This week saw the publication of the Charity Property Matters Survey 2014 by leading UK property advice charity the Ethical Property Foundation.

This week saw the publication of the Charity Property Matters Survey 2014 by leading UK property advice charity the Ethical Property Foundation.

This is the only UK survey which asks charities specifically about their property issues and was launched by new Charity Commission CEO Paula Sussex at a packed reception at RICS, hosted by London surveyors Copping Joyce.

Our UK voluntary sector is not exactly small: it employs 800,000 and holds net assets of property and investments totalling £105 billion. Increasingly charities deliver public service contracts representing 81% of income in 2014 – up from 49% in 2000/01. (NCVO Civil Society Almanac 2014). So property challenges impact on front line services as well as the local workforce. The survey headlines therefore make scary reading.

  • 45% of charities surveyed now consider their property poses the greatest risk to their long term survival – up 4% on 2012 figures.
  • One third of charities have not paid for any property advice in the last three years.
  • A further 40% rely on informal advice from friends and contacts.

Antonia Swinson

The sample – around 300 respondents across England & Wales – is small yet its findings confirm our own coalface experience at the Ethical Property Foundation, which to date has supported 3000+ non-profits. It’s a sector conundrum: why if so many charities are fearful of going bust because of property costs, do so few actually bother to get proper professional advice? And why is property apparently such a blind spot for charities in their business planning? Your answer is probably , because people who work in charities don’t tick like property people – yet this conundrum is clearly one luxury the sector can s no longer afford.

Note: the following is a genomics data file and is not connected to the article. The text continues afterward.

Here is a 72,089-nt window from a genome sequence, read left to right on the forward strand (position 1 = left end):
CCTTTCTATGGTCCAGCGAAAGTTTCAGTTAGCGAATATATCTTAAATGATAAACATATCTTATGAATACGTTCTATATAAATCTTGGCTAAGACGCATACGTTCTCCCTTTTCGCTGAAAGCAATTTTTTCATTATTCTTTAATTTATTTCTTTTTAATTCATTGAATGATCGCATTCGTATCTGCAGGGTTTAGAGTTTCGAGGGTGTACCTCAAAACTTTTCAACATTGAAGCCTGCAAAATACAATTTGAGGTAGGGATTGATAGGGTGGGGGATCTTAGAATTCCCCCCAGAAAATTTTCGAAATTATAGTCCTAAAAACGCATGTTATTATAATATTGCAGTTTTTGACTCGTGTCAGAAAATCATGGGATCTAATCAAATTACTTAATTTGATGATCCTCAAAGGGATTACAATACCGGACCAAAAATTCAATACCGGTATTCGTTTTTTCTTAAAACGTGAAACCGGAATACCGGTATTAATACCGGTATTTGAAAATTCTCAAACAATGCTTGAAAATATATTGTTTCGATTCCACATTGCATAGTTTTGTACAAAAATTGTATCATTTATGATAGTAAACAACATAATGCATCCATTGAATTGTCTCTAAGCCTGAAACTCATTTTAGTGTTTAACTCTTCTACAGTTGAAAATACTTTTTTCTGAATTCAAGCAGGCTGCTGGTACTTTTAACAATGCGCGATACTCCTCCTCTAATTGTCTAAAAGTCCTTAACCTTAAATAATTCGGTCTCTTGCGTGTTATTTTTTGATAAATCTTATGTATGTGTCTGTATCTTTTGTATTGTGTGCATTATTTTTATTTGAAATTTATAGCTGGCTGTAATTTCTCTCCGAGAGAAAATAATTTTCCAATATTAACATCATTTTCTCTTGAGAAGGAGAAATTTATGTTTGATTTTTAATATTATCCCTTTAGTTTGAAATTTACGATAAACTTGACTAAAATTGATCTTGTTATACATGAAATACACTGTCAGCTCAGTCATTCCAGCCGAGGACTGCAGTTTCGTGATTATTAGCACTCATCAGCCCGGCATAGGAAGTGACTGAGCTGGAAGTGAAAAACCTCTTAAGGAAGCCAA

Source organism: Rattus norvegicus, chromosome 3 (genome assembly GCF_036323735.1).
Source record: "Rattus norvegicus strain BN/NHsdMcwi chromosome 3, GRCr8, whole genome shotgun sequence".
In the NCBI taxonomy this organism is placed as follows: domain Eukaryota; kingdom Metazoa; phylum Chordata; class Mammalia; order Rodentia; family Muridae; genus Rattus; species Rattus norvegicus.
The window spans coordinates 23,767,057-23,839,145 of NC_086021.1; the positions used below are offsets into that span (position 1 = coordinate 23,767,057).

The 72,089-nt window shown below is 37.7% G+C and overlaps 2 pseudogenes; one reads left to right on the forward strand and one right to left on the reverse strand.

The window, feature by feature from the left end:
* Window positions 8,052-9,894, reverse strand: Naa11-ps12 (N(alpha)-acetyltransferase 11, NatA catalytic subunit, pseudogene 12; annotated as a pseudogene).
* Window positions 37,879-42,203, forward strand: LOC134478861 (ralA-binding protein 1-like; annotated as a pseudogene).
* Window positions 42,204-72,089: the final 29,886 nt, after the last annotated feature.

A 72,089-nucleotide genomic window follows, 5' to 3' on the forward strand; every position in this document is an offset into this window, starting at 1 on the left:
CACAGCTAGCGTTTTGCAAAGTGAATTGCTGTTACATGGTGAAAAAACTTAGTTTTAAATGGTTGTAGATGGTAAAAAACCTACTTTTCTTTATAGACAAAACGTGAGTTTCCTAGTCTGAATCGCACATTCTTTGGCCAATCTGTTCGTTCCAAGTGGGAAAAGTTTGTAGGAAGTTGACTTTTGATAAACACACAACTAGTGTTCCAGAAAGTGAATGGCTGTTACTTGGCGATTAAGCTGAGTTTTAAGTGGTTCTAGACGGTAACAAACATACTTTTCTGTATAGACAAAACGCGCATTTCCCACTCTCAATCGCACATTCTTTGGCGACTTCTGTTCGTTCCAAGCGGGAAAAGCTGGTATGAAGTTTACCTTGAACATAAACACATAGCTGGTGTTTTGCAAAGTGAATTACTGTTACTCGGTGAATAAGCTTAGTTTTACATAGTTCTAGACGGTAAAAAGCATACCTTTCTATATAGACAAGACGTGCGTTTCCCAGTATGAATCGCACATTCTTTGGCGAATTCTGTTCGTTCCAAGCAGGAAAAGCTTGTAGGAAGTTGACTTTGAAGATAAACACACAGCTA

For going bust charity-style is not pretty. In the 12 months to May 2014, out of the 153 charities the Ethical Property Foundation supported, we saved five organisations from closure. Collectively they were employing hundreds of people, grant holders of some of the UK’s biggest funding institutions and serving 23,000 people in their local communities.

The survey also starkly reveals the twin challenges of property knowledge and soaring property costs in a competitive market.

  • 30% of respondent charities said finding suitable premises was a significant issue in the past three years
  • 30% of respondent charities do not feel they have the expertise to be effective when seeking advice on issues such as rent reviews, lease renewals and negotiations
  • Almost half (48%) of respondent charities do not feel they have the knowledge and expertise to seek new premises
  • Over 20% have experienced difficulties renting at an affordable price

Across the country, charities are being affected by local authorities and private landlords using increasingly tight commercial lease terms and market rents, and have difficulty securing suitable lease terms. This affects over 45% of charities. As for London, rents have more than doubled in some parts of the capital since our last survey in 2012.

Yet amid this see-saw of stress and ignorance, the survey flags up real opportunities for the property industry if it takes time to understand the specific needs and challenges of this £105bn sector. The synergies could be exciting. Consider partnering with organisations like the Ethical Property Foundation or a local intermediary, to provide accessible and affordable advice to upskill the sector. Our register of senior property professionals, which include survey sponsors Copping Joyce, will tell you that the sector provides some of their best clients. And with 57% of charities surveyed either planning or willing to consider sharing premises to save costs, consider the deals to be done in your area, not least in creating local referral platforms.

The bottom line is getting involved can only be a win-win for the industry. Charities work at the sharp end of poverty and need and frankly sometimes make the difference between cohesive happy communities and  bricks going through windows. That’s why we 

eed charities concentrating on what they do best, and  not worrying about the roof falling in.

Antonia Swinson is Director of the Ethical Property Foundation

The Charity Property Matters Survey 2014 is available to download from